NBD Bancorp pulled the plug on a plan to offer investment services to 12 correspondent banks after some of them raised concerns about sharing customer lists with the regional powerhouse.

Officials at Essex Corp., a New York investment marketing firm that was NBD's partner in the aborted plan, said some of the banks got cold feet after NBD purchased a majority share in an insurance company that was to supply many of the investment products.

One bank, in particular, worried that NBD's 80% stake in Charter Oak Insurance Agency, Lathrup, Mich., presented a "conflict of interest," said Susan Blenman, a program director at Essex who works with NBD's brokerage division, Charterpoint Investment Services. She would not identify the bank.

NBD, based. in Detroit, disclosed last month that it was withdrawing from the partnership, but did not discuss the reasons.

The plan had called for NBD and Essex to offer the Charterpoint Investment Services program to other banks that have business relationships with NBD.

In the past two years, several major banks have announced plans to "syndicate" their brokerage services programs. The idea is to squeeze fresh business out of correspondent relationships while creating new sales outlets for proprietary mutual funds. But only a few such programs have taken off.

The partnership between NBD and Essex had the potential of generating a steady flow of new business for both. A spokesman for the Michigan Bankers Association said that with about 120 banks, "NBD is the unquestioned correspondent leader in Michigan."

NBD is sticking with Essex as its investment products marketer. But the banking company will no longer actively feed Essex with referrals or be involved in the sales programs of the 12 community banks that signed up with Essex at NBD's suggestion.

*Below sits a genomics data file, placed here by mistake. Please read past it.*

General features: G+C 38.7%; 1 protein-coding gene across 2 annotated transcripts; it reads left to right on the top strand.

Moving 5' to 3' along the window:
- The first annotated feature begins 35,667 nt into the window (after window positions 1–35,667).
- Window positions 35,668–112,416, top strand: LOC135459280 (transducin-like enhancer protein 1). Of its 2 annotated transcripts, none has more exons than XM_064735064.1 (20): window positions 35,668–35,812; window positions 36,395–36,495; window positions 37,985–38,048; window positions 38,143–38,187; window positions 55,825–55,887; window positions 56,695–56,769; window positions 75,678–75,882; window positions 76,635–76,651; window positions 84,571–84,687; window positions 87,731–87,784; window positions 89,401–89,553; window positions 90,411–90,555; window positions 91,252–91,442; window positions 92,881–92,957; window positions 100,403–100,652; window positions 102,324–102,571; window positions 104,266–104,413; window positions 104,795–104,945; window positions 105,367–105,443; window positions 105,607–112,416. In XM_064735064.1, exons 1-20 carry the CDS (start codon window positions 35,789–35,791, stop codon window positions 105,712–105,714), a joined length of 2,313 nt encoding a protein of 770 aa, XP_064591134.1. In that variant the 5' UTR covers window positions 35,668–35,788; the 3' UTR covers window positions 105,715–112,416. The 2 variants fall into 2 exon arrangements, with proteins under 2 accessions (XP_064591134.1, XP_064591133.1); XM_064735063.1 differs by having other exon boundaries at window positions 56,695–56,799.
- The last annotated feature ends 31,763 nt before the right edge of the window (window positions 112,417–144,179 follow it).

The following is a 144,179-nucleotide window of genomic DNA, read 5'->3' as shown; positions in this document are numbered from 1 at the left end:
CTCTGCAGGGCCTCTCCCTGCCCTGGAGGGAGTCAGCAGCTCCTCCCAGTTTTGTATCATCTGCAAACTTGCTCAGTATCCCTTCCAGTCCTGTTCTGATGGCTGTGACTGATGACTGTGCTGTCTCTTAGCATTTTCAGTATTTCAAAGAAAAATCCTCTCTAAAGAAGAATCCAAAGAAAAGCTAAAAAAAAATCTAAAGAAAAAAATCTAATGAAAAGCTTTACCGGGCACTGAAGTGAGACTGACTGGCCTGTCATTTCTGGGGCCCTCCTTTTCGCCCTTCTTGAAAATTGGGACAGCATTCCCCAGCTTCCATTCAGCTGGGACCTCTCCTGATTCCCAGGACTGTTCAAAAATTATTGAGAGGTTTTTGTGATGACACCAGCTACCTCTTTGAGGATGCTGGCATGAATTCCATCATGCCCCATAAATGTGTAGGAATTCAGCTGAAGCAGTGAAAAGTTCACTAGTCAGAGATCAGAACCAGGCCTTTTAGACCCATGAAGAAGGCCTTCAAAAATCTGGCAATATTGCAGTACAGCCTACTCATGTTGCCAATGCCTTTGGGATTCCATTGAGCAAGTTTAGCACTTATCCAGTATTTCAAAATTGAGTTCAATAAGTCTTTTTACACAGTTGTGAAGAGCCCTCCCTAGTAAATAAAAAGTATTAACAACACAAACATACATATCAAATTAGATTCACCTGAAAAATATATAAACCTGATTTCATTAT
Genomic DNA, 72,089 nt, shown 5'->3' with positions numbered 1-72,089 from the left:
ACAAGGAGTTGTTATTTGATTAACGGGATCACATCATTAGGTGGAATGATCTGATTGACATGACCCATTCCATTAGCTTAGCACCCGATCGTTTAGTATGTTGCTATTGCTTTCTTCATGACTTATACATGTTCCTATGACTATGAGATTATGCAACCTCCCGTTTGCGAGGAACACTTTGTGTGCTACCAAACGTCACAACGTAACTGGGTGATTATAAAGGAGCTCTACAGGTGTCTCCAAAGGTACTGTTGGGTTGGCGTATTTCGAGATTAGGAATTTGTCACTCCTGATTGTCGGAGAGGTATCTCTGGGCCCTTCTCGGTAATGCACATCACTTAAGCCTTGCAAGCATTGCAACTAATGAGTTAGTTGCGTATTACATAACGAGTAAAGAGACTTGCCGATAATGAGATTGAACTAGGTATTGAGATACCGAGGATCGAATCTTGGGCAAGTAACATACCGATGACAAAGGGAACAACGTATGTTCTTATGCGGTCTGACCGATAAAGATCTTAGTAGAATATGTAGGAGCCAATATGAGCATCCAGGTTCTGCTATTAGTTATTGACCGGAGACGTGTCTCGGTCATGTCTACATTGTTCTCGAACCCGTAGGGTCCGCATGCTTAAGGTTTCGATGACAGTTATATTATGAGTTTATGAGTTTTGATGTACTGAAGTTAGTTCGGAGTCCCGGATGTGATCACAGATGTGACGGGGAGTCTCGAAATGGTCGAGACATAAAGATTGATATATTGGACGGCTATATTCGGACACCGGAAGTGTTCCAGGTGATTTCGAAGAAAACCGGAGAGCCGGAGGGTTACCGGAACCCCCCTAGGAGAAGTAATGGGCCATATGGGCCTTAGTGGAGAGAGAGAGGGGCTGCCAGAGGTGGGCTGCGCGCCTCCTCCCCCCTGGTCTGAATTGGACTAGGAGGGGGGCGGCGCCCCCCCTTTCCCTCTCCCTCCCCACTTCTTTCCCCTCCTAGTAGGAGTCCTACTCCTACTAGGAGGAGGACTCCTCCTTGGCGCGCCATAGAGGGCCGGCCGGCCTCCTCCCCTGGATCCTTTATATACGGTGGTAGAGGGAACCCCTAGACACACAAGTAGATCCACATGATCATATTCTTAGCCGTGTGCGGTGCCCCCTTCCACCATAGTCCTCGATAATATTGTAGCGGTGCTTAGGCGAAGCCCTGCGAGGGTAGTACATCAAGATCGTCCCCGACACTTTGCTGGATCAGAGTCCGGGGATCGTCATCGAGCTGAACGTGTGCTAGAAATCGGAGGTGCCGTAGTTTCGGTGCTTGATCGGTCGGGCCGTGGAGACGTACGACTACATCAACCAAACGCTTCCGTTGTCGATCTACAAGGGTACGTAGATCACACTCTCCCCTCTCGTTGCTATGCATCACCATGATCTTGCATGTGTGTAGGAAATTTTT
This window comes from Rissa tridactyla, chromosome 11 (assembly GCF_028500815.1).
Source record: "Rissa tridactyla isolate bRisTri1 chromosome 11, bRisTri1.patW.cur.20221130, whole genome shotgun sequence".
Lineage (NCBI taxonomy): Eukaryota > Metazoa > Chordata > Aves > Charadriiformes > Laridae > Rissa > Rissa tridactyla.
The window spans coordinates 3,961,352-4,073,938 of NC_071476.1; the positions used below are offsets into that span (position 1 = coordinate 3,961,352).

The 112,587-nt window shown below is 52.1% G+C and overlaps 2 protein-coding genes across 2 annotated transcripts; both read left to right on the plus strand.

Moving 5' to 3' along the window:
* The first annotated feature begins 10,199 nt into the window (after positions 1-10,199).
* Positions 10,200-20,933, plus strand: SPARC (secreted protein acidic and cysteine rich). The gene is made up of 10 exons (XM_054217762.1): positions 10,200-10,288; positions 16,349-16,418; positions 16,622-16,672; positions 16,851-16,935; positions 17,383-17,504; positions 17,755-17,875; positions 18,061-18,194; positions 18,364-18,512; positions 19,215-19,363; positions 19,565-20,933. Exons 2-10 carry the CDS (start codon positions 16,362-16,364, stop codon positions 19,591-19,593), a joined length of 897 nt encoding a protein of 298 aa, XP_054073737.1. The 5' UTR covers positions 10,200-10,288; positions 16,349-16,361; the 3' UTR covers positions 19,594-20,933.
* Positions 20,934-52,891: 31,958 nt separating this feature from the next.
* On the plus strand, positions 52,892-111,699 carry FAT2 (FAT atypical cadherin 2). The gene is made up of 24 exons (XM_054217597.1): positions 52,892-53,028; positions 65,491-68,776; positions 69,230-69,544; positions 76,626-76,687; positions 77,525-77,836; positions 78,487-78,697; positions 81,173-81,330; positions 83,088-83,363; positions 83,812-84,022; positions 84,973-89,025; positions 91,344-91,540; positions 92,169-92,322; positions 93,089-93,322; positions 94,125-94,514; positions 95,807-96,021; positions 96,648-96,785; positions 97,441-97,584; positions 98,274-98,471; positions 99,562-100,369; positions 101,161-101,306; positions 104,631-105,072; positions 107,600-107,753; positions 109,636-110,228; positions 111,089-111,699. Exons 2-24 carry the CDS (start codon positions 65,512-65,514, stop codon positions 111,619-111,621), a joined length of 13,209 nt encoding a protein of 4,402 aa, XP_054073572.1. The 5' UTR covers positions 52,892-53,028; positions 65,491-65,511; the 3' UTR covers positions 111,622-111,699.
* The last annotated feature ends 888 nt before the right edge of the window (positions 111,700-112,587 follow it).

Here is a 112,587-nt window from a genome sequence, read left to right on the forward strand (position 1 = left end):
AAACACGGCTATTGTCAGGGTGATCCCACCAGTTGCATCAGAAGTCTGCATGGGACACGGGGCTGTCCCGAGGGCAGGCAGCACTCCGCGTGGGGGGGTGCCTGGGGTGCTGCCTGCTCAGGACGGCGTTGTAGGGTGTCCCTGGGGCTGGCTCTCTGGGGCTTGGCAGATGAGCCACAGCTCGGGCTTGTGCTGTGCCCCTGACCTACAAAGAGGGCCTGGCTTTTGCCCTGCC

Russell E. Browne, first vice president at NBD's retail investments and insurance unit in Farmington, Mich., said plans were progressing smoothly until NBD invested in Charter Oak in April.

Community banks that had been "reasonably comfortable with us providing them investment services" proved to be "not so comfortable with us also processing all their insurance product sales," Mr. Browne said.

"It wasn't a big deal, but in conjunction with all the other concerns we just decided to hand everything over to Essex."

Mr. Browne said other problems cropped up as well. For instance, NBD had doubts about whether the small banks could be adequately supervised and supported under the arrangement.

"It was not going to be cost-effective to give sales and compliance management to these banks," said Mr. Browne. "These banks simply do not generate the funds to do it."

The president of one Michigan community bank said he is sticking with the program even though .NBD has pulled out. NBD's withdrawal from the partnership was "transparent" to his bank, he said.

"NBD brought Essex to us," he said. "There's no doubt that we wouldn't be with Essex if it were for them."

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